Jessica Abel is a prolific comic book author, a writer, a cartoonist, and the chair of the illustration program at the Pennsylvania Academy of Fine Arts. I became aware of her through her excellent blog. When I discovered she wrote a book about creative focus, I knew I wanted to learn from her.
Abel conducts workshops in creative focus, so her approach is very hands-on. The book is very hands-on, too. Each chapter has homework that applies the skills she talks about in the text, practical activities that will help you implement a different way of preparing, thinking, and working. I confess I haven’t done the exercises—yet—but I see how readers don’t fully benefit from just reading the book (you’ll just forget and work the way you always have); if you want to increase your focus (and productivity), you have to change the way you operate. The exercises enable you to implement successful creative strategies.
Growing Gills is subtitled How to Find Creative Focus When You’re Drowning in Your Daily Life. It’s not a quick read. Transforming your creative life takes time.
The 19 chapters cover topics such as identifying passions and obstacles, idea debt, open loops, self-compassion, prioritizing, and breaking down a project into manageable tasks.
The book is divided into four parts.
In Part 1, So, What’s Stopping You, Abel identifies and defines what prevents creatives from finishing projects.
Part 2, Build your Custom-Powered Exoskeleton, covers goal-setting and creating a system to schedule your tasks and track your progress.
Part 3, Aligning your Today with your Tomorrow, helps you build a creative routine with enough flexibility that you don’t ignore your other life responsibilities.
Part 4, Falling Down & Getting Up, tells how to get going again when you get stuck.
Growing Gills is well-written by an established artist and writer, who understands the challenges of a being a creative, and has helped others overcome hurdles to productivity. It is well worth your time to read it, but do the associated activities to actually grow your own gills.
If you’ve been blogging awhile, you’ve probably had days when you feel like giving up. It takes too much time, your readership is growing too slowly, you’re not sure if your blog really stands out. You feel like your work doesn’t matter.
But you’re not a quitter, so you decide to stick it out a little longer and try a fresh approach.
Check out the following suggestions for making your blog even better than it is now, with ideas from some of the best blogs on the web.
- Repost some of your best stuff on Medium. Are you aware of Medium? It’s a gigantic blogging community, free to use (although some portions of it are for paying member only). Here’s how to use Medium to boost your own blog. And here am I on Medium. Some people do all their blogging on Medium.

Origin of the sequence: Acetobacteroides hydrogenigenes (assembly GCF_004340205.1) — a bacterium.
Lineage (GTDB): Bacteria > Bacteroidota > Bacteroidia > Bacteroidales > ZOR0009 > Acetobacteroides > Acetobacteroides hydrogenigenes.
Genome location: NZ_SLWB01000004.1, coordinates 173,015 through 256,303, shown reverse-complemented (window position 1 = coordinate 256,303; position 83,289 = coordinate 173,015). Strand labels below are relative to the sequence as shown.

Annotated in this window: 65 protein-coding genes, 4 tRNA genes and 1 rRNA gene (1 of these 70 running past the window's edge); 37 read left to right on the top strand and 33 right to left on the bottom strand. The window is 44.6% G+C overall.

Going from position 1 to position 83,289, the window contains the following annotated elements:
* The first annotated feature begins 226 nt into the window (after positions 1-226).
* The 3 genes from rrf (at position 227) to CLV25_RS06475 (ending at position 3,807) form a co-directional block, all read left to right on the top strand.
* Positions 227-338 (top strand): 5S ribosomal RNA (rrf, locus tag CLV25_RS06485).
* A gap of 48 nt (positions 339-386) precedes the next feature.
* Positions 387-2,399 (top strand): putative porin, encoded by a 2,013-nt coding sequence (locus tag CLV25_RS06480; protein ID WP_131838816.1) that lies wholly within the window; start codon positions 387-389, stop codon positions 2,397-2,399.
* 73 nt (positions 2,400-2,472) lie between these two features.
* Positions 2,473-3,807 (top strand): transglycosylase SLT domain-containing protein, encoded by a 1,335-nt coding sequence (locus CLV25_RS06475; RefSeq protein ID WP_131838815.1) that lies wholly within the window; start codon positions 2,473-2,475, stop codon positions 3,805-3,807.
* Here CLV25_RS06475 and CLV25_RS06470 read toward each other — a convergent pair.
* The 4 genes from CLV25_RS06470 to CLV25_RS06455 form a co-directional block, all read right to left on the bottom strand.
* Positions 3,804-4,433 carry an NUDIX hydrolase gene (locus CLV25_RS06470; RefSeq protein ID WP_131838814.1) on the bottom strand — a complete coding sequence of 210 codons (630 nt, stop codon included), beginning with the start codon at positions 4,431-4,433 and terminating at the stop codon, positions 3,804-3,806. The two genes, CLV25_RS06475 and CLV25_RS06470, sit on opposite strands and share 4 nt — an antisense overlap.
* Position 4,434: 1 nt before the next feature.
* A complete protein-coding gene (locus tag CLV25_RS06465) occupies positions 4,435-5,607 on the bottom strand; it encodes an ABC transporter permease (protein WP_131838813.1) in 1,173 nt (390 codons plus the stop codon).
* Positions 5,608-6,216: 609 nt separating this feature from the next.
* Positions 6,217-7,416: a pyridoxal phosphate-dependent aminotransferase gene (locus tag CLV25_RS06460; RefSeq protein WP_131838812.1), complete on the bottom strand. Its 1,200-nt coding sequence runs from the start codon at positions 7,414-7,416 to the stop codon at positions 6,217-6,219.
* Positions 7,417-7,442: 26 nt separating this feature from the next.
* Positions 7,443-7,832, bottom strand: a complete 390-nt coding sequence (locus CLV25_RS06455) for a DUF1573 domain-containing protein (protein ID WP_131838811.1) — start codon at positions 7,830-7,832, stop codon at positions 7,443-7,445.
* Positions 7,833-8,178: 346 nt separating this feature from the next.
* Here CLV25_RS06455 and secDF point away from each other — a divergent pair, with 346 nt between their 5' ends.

- Use keywords strategically. You might need to do a little keyword research.
- Research efficiently. Know where to look for facts and figures to authenticate your posts.
- Mix it up to keep your blog fresh.
- Devise a strategy that will generate topics for you. Here’s one way to do that.
- Write killer headlines. Use words that will catch readers’ attention.
- Solve the most common blogging problems. Fine tune your concept, write exceptional content, and increase your engagement.
- Streamline your productivity. Try batching your posts.
- Create special emails for your loyal readers. Many bloggers have newsletters, but don’t let yours be like your Great Aunt Tilly’s annual Christmas letter. Instead, send them something they’ll actually be eager to read.
- Share your content on many social media platforms. Here’s how one blogger gets extra mileage from her efforts.
I’m assuming that if you’ve read this far, you’re a blogger. Did you find this article helpful? If so, please click the “like” button and share this post on your favorite social media. Do you have something to add? Please share in the comments below. Feel free to illustrate with a link to your blog.
Have you ever read something on the web that was so fascinating and well-written that you thought I know people who would love to read this? All the time, right? People forward interesting articles and pictures and videos and memes all the time through emails, Facebook, Twitter, and other social media.
Bloggers use this concept when they publish “round-up” articles, made up of links to online articles having to do with a specific topic. I’ve done it; I also share articles I find interesting, inspiring, or creative in my weekly Creative Juice posts.
A few months ago I discovered Flipboard, where users can compile “magazines” consisting of linked articles dealing with their favorite subjects. When you sign up for Flipboard, you can indicate your areas of interest, and related links will appear in your feed. So you can be a contributor and/or a consumer of the best content available on the web. It’s also a good way to put your own articles out there for a wider audience.
I currently have three magazines on Flipboard, on topics dear to my heart: Creativity Incubator, The Craft of Writing, and Lifelong Learner. I invite you to check them out. If they appeal to you, please follow them. I add to them every few days.
I’m sure there are other platforms besides Flipboard on which to curate content. Have you been using one we need to be aware of? Enquiring minds want to know—please share in the comments below.